In 2007 a caving-in of ground in the garden of Abu Hanjir situated at the western edge of the oasis,
close to the modern road, revealed an underground tomb. It was part of the Southwest Necropolis,
where about fifty hypogea had been explored in the 1930s by Harald Ingholt, unfortunately with-
out precise mapping. The often visited Tomb of the Three Brothers, discovered in 1900, is also lo-
cated nearby. Morę recently, the tomb of Bariki was excavated in close vicinity by Khaled al-As'ad,
whereas the present author explored the tombs of Zabd'ateh, Hatrai, and Hamtuś.
As in all of the underground tombs in this necropolis, the hypogeum of Aąraban [Fig. 1] was
hollowed out in the ground and plastered inside to keep the vaulted ceiling in place. With the
plastering gone, these caves are prone to collapse. Excavation is therefore dangerous and conser-
vation difficult. In this case it proved impractical to keep the tomb open, even morę so that it finds
itself on private property.
The doorway [Fig. 3], opening to the east, was at the far end of a flight of steps, which was
simply carved in the ground. The stone jambs and lintel were neither inscribed nor decorated.
The door opened into the main gallery, 2 m wide and 14.60 m long, ending in a slightly wider rec-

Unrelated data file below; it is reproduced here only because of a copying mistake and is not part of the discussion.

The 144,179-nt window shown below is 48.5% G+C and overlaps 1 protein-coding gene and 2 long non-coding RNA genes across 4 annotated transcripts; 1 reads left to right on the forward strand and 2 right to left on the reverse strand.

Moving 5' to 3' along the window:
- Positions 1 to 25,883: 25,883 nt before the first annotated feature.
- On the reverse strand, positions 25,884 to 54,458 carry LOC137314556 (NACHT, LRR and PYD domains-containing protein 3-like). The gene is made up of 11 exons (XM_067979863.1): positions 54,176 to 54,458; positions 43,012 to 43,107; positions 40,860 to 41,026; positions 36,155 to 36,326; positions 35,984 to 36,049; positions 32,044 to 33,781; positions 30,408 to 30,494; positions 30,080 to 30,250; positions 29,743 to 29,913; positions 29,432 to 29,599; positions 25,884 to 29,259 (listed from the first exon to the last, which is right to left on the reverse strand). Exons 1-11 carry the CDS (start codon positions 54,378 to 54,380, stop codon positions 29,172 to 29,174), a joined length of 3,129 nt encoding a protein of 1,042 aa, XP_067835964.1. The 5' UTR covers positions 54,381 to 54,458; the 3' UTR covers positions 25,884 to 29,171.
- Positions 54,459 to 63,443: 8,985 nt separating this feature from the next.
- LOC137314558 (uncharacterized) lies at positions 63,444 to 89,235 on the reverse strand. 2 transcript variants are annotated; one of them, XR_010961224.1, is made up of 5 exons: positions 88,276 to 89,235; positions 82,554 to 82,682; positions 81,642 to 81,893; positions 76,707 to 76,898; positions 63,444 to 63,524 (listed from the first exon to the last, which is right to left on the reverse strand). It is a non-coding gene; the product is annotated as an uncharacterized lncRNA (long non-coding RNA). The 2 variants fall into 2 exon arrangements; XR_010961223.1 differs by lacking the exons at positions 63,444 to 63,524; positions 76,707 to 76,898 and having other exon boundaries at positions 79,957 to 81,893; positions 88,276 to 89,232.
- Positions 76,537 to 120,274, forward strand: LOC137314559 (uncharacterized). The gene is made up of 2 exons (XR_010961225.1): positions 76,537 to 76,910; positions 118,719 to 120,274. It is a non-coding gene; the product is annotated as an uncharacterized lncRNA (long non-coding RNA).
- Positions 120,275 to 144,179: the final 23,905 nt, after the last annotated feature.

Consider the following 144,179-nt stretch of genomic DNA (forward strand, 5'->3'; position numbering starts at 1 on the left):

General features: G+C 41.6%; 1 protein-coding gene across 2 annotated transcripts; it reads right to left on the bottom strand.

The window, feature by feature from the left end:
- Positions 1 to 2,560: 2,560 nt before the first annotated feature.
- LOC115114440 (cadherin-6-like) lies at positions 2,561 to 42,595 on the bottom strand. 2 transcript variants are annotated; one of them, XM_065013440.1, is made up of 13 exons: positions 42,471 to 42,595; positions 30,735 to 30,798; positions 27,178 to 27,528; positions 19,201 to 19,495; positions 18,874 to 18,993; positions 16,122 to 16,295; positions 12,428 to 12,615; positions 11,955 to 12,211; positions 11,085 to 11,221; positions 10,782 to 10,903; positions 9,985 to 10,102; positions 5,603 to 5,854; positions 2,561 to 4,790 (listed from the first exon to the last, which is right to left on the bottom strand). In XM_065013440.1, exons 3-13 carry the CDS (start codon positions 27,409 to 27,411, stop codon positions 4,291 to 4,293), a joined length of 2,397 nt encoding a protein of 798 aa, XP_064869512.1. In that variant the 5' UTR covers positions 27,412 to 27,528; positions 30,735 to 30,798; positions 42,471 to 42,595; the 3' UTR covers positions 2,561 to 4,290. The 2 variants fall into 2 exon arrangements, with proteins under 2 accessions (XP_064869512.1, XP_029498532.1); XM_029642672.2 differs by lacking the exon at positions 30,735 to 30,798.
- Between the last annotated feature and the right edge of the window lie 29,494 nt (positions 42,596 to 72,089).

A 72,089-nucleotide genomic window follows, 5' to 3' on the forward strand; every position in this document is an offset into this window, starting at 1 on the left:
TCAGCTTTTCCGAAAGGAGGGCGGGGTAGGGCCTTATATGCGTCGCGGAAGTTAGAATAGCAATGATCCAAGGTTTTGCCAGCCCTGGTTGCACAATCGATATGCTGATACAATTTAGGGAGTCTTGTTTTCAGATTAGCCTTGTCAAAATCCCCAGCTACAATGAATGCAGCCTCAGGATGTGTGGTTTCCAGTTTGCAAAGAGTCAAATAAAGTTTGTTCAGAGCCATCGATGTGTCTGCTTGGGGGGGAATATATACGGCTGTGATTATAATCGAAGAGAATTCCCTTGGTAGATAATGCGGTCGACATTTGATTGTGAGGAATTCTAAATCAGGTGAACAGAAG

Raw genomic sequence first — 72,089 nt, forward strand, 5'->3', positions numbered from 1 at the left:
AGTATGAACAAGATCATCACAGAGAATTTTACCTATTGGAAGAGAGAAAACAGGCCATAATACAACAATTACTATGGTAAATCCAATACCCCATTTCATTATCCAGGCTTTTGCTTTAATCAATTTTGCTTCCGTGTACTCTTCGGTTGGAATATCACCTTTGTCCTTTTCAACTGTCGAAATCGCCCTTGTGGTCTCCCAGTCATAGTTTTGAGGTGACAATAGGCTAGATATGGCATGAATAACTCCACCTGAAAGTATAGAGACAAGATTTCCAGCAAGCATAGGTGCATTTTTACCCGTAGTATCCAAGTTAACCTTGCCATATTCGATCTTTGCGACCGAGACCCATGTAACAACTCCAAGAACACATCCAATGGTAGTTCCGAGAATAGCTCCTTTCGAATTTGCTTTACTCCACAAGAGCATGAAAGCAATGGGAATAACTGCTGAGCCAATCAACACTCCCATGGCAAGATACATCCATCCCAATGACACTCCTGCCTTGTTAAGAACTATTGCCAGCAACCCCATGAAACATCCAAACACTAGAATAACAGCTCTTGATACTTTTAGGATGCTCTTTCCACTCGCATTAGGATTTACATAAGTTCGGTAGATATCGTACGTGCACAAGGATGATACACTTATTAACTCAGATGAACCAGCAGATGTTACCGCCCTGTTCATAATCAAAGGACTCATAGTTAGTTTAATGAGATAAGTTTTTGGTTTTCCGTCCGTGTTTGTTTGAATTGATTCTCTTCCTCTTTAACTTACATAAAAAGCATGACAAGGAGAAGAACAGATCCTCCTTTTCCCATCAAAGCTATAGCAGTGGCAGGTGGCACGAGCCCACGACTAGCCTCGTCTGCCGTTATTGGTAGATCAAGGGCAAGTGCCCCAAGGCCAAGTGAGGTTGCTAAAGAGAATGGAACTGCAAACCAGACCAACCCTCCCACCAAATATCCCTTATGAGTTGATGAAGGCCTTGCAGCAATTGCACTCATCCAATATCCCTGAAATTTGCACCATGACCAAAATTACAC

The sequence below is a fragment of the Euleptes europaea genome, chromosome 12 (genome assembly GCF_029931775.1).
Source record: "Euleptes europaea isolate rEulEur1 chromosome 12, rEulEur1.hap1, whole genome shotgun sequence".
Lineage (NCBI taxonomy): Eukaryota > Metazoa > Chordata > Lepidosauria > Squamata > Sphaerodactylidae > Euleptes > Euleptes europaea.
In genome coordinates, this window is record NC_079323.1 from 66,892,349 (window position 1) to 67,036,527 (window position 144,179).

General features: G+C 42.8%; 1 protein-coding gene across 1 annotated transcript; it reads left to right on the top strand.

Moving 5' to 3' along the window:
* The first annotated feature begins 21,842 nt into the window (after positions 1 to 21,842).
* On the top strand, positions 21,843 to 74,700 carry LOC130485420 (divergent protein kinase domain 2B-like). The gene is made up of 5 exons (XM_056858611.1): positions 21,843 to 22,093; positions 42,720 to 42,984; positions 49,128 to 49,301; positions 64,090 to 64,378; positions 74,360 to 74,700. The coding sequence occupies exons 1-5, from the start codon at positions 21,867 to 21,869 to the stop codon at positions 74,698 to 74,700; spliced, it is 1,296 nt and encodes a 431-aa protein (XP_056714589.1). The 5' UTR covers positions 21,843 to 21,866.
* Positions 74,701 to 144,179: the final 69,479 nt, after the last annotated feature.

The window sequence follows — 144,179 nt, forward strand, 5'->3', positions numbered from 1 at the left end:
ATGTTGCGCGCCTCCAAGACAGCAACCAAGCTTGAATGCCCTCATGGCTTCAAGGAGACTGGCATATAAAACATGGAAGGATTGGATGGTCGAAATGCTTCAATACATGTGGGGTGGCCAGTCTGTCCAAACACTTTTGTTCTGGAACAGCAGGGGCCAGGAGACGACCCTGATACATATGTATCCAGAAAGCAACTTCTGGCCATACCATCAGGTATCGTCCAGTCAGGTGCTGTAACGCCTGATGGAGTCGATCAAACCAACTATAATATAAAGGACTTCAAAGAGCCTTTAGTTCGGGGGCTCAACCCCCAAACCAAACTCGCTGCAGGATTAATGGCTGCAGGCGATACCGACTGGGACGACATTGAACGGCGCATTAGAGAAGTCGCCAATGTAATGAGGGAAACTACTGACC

tangular exedra [Fig. 2], The gallery opened on four lateral ones, 6 m to 7.30 m long and 1.50 m
wide. All were furnished with loculi hollowed in the ground, containing four superimposed buri-
als each. There were 14 and 16 loculi, morę or less symmetrically disposed, in the first pair of gal-
leries. The inner corridors were less regular: 12 loculi on the left and only five on the opposite
side, supplemented by five built loculi [Fig. 4], the latter probably indicating unstable ground.
The terminal exedra contained six loculi and a sarcophagus closing it at mid-length.
The most interesting discovery in this tomb was a smali relief (57 cm by 77 cm) on a roughly
cut slab of white limestone [PM 9708, Fig. 5]. Above a plinth there is a simple frame, rectangular
beneath and cut obliąuely at the upper corners. While the principles of composition are in perfect
agreement with the Palmyrene norm, the style is somewhat na'ive and untrained. This makes it
Studia Palmyreńskie XII